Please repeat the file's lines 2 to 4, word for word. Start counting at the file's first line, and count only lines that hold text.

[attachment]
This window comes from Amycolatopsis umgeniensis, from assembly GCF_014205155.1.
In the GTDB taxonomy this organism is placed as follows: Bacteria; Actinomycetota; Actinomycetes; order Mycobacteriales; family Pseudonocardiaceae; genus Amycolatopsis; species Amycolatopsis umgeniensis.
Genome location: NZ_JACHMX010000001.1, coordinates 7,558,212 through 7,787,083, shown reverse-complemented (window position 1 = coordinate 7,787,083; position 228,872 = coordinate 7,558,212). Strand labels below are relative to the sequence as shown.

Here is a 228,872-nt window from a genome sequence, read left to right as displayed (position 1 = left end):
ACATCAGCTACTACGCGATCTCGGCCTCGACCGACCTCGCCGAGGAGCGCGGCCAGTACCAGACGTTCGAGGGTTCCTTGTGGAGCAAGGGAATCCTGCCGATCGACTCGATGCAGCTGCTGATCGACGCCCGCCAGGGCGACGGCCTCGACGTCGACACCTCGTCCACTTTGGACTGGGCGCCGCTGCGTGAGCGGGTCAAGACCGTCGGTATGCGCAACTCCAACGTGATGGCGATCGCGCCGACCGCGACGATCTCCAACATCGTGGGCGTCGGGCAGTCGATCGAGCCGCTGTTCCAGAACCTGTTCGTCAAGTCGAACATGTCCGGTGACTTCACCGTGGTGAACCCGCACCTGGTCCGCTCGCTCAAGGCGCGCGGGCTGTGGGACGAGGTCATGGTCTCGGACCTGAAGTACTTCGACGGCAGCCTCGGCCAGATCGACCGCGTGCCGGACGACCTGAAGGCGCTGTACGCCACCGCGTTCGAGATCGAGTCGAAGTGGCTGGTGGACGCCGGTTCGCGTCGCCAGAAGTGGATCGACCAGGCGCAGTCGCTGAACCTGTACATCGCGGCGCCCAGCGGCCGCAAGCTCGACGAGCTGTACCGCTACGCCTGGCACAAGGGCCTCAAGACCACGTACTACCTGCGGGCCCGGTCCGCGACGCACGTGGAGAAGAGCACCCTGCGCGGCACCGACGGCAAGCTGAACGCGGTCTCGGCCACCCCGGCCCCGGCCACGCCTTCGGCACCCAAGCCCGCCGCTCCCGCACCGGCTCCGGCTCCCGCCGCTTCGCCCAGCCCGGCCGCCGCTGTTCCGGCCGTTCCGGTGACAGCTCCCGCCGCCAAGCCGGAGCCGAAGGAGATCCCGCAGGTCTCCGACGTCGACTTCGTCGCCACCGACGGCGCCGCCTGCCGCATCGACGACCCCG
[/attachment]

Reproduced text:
In the GTDB taxonomy this organism is placed as follows: Bacteria; Actinomycetota; Actinomycetes; order Mycobacteriales; family Pseudonocardiaceae; genus Amycolatopsis; species Amycolatopsis umgeniensis.
Genome location: NZ_JACHMX010000001.1, coordinates 7,558,212 through 7,787,083, shown reverse-complemented (window position 1 = coordinate 7,787,083; position 228,872 = coordinate 7,558,212). Strand labels below are relative to the sequence as shown.

Here is a 228,872-nt window from a genome sequence, read left to right as displayed (position 1 = left end):